Wales Meets Brazil and Joyous ‘Global Music’ is the Result

12/06/2019

United KingdomUnited Kingdom Huw Warren and Jovina Santos Neto: Huw Warren (piano), Jovina Santos Neto (piano, flute, melodica), Paula Gardiner (bass), Steve Warren (drums). Dora Stoutzker Hall, Royal Welsh College of Music and Drama. Cardiff, 8.6.2019. (GPu)

Jovina Santos Neto

I was delighted to spend a Saturday evening listening to this beautiful and joyful performance by two fine musicians, Welshman Huw Warren and Brazilian Jovina Santos Neto. Much the greater part of their concert was given by these two alone, but towards its end drummer Steve Warren  (Huw’s son I believe) and bassist Paula Gardiner (Head of Jazz at the RWCMD) were summoned from the audience to join them on stage. Sadly, from where I was sitting it was difficult to hear Gardiner’s contributions with any degree of clarity, and beyond some additional colours, I am not sure that bass and drums added a great deal (which is no reflection on the two musicians concerned). Certainly, Warren and Santos Neto had no need of additional rhythmic support.

Born in Wales (and now living back in Wales) Huw Warren has worked in many different  musical settings, reflecting his appetite for music of many kinds and a willingness to transcend conventional ‘boundaries’. He was co-founder of the adventurous jazz quartet Perfect Houseplants (the other musicians being sax-player Mark Lockheart, bassist Dudley Philips and drummer  Martin France); he has worked extensively with the Brazilian singer Maria Pia De Vito; he has for some years been part of the trio Quercus (with the legendary folk-singer June Tabor and saxophonist Iain Ballamy; he has released two CDs of solo piano; he has recorded an album of Weldh Hymn tunes – Duw  Ŵyr  (‘God Only Knows’) with singer Lleuwen Steffan; he has written a suite – Do Not Go Gentle –  based on the poetry of Dylan Thomas of which  I reviewed a concert performance (review click here). I believe that Do Not Go Gentle has since been recorded, though the recording does not seem to have appeared as yet. Though, in his own words, a ‘proud Welshman’, Huw Warren is very much a citizen of the world, musically speaking.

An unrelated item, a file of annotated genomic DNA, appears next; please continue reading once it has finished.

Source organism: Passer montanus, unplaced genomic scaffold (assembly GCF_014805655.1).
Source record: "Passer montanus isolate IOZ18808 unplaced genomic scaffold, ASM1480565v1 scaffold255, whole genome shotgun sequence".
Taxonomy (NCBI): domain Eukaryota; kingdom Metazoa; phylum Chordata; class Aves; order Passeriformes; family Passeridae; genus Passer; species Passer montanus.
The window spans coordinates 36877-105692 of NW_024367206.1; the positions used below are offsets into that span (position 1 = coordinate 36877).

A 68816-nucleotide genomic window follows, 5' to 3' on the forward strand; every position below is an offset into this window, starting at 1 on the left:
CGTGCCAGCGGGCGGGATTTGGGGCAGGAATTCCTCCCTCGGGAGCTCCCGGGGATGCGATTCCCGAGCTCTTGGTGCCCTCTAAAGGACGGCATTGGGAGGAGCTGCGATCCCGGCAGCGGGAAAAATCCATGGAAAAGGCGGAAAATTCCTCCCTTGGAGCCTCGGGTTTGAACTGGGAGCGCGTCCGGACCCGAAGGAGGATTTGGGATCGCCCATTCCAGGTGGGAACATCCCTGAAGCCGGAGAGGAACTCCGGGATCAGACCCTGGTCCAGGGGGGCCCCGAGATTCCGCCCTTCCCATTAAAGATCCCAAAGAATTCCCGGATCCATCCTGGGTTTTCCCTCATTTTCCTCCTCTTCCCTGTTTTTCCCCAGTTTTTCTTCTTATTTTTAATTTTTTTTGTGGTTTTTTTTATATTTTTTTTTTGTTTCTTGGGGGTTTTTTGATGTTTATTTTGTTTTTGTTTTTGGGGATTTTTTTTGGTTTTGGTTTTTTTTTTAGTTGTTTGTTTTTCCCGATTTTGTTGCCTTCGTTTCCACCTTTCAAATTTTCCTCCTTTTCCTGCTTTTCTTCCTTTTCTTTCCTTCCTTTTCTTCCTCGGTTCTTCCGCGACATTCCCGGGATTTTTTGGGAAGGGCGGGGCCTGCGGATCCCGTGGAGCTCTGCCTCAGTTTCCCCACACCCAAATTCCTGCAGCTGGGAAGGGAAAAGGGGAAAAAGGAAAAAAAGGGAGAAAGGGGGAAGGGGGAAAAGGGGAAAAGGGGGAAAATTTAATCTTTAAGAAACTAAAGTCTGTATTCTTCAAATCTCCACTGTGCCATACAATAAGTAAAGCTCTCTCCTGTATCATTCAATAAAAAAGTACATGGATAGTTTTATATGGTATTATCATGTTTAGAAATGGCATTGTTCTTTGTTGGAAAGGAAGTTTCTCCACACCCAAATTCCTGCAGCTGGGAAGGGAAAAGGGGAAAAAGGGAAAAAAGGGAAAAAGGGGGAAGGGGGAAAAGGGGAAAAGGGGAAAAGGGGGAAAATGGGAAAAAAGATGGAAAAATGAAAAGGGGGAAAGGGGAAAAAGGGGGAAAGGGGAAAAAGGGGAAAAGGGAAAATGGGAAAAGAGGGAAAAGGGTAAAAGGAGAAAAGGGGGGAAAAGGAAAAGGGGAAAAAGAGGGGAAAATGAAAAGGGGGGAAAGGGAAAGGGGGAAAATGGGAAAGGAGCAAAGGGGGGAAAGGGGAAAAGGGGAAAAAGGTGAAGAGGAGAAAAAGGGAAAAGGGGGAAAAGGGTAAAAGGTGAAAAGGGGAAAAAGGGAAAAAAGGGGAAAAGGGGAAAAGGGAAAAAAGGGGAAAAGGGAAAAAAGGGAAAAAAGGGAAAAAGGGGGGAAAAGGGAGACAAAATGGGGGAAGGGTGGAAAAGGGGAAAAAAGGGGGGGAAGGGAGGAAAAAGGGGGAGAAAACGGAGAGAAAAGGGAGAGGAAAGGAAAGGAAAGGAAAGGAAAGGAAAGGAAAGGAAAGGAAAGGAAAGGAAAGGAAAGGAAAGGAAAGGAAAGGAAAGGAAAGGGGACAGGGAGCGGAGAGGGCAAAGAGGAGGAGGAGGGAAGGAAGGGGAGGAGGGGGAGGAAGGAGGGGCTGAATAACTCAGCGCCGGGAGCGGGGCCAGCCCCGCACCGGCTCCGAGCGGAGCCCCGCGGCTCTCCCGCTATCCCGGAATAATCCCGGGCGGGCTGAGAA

At this particular performance Warren was working with the Brazilian multi-instrumentalist, composer and arranger Jovina Santos Neto; born in Rio de Janeiro in 1954, but based in the USA since 1993, Santos Neto worked with the great Hermeto Pascoal (one of Warren’s musical heroes – see his album Hermeto+) from 1977 to 1992, touring the world with him and recording many albums as an important member of his band. Paul Rauch has written of Santos Neto that ‘through his own music, he celebrates the marriage between the music of his country and jazz, and expresses a love for his homeland illuminated through his ebullient and captivating creative persona’. This concert provided much evidence to support that statement. Everything Santos Neto plays, whatever its narrower emotional content or style, feels like an affirmation of life, creativity and love.

The day of this concert was apparently the first occasion on which Warren and Santos Neto had worked together. Yet, as they explored a range of Brazilian music, by figures such as Antonio Carlos Jobim, Pixinghuina, Guina, Egberto Gismonti and Santos Neto himself  and others (as well as one tune by Warren) and others, in a variety of genres, including samba and maracuto, the togetherness of Warren and Santos Neto was astonishing, characterized not only by superbly reactive ‘listening’ but also by what seemed an almost telepathic ability to anticipate what the other was about to play. Throughout, the performers’ mutual joy in the discovery of new possibilities and in their shared creativity was communicated unostentatiously to their very responsive audience.